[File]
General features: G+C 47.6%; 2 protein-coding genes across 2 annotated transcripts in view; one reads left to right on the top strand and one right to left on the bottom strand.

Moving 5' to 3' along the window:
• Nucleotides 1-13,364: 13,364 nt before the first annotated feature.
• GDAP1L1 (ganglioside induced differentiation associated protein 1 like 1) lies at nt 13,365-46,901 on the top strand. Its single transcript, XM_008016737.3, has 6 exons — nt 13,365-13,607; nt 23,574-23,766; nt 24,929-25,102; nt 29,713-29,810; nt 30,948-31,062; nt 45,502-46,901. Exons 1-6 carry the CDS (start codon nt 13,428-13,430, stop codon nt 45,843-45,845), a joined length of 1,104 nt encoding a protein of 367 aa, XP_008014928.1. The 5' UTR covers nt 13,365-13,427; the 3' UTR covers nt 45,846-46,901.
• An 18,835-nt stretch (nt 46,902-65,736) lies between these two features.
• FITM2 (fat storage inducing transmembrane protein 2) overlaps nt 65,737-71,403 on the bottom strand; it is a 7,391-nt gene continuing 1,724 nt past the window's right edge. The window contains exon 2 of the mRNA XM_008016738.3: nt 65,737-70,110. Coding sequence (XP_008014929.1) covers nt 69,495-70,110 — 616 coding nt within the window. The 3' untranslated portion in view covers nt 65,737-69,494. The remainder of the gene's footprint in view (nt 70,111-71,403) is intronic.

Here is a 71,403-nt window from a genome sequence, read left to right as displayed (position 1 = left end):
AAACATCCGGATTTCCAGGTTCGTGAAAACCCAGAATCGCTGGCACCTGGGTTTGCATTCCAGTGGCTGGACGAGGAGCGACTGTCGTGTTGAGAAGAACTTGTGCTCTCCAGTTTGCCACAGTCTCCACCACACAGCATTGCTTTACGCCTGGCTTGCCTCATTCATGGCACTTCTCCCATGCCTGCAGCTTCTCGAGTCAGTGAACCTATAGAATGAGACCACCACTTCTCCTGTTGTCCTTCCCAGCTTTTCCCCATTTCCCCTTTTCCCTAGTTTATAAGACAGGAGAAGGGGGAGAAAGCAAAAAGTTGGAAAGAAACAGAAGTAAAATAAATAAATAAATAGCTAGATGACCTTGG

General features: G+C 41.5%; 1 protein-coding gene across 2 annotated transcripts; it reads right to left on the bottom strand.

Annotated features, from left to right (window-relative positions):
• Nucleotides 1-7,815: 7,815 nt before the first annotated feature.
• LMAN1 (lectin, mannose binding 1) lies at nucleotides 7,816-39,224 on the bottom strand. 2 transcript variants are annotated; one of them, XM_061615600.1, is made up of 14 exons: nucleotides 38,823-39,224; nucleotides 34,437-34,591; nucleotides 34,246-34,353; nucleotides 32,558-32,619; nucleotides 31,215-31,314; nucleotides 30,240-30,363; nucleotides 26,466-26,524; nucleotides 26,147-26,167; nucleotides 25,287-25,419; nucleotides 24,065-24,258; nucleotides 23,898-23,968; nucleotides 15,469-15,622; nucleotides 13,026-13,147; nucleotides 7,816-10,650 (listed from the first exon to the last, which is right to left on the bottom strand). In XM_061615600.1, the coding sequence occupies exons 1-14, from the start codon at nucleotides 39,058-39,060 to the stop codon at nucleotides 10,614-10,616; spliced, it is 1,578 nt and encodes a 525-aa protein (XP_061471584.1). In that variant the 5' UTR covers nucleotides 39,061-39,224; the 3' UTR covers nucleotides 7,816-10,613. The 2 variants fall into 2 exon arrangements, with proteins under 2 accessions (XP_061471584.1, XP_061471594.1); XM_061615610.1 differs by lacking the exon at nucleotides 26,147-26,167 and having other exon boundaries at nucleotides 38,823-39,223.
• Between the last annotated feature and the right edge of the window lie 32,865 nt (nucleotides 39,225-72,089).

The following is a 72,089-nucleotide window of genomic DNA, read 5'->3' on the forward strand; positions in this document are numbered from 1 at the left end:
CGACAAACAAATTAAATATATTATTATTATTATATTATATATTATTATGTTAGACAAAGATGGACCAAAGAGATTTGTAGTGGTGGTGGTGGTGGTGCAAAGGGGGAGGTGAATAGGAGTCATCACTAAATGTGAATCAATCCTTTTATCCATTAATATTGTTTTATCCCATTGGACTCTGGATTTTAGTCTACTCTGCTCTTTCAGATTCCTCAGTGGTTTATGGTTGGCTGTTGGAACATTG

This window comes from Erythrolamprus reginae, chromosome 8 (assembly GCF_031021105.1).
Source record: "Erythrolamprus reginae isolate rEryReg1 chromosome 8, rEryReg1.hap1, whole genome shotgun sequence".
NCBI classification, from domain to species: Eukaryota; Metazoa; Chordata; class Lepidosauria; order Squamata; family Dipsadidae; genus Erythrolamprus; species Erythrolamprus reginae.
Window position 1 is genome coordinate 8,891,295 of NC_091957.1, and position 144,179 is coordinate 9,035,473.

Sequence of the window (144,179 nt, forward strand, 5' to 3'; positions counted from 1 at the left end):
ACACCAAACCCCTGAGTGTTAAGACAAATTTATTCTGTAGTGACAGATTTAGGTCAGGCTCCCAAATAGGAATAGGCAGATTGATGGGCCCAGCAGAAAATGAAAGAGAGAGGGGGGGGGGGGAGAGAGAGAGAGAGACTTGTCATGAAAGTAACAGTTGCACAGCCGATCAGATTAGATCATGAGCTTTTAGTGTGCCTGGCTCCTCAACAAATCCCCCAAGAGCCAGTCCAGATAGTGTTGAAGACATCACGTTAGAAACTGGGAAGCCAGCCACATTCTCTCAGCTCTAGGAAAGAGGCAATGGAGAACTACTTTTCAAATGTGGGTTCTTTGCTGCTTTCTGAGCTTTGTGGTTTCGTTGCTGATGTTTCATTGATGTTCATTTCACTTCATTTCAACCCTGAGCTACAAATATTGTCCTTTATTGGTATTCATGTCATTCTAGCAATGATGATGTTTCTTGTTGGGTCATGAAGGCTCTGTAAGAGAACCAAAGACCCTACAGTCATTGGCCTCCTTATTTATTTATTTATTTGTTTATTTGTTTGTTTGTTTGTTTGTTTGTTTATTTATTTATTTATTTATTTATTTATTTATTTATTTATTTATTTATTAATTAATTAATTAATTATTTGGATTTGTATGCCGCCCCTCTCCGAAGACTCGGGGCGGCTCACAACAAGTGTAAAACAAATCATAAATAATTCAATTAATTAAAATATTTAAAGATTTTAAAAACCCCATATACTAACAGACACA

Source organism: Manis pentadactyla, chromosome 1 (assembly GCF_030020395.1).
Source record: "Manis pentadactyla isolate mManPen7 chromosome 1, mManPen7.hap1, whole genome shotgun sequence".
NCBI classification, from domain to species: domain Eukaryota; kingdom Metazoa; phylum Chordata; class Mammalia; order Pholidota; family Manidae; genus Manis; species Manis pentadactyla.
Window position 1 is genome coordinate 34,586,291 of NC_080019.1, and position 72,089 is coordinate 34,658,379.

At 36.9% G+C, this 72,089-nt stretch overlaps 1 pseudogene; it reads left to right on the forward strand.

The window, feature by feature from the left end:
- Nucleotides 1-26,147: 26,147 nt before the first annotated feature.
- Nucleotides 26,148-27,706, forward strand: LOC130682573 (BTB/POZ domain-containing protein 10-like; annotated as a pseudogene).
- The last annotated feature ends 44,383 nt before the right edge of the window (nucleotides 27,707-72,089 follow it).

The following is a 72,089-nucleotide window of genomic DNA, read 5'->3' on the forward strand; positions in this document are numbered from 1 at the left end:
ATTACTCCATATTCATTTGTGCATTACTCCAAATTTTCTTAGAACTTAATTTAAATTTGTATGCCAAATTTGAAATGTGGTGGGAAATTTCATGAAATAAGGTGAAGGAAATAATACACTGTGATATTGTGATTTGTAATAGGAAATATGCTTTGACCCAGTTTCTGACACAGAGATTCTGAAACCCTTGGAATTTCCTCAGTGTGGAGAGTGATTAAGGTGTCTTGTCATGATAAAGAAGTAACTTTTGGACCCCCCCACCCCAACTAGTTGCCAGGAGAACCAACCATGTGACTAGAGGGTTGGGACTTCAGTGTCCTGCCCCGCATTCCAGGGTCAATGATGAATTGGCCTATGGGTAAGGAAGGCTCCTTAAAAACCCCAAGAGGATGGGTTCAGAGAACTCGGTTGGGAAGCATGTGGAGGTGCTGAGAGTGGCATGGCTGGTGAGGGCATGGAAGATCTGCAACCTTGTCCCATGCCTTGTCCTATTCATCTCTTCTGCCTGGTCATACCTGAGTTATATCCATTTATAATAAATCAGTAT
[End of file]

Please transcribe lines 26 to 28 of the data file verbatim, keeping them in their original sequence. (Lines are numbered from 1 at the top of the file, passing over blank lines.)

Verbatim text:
At 36.9% G+C, this 72,089-nt stretch overlaps 1 pseudogene; it reads left to right on the forward strand.

The window, feature by feature from the left end:
- Nucleotides 1-26,147: 26,147 nt before the first annotated feature.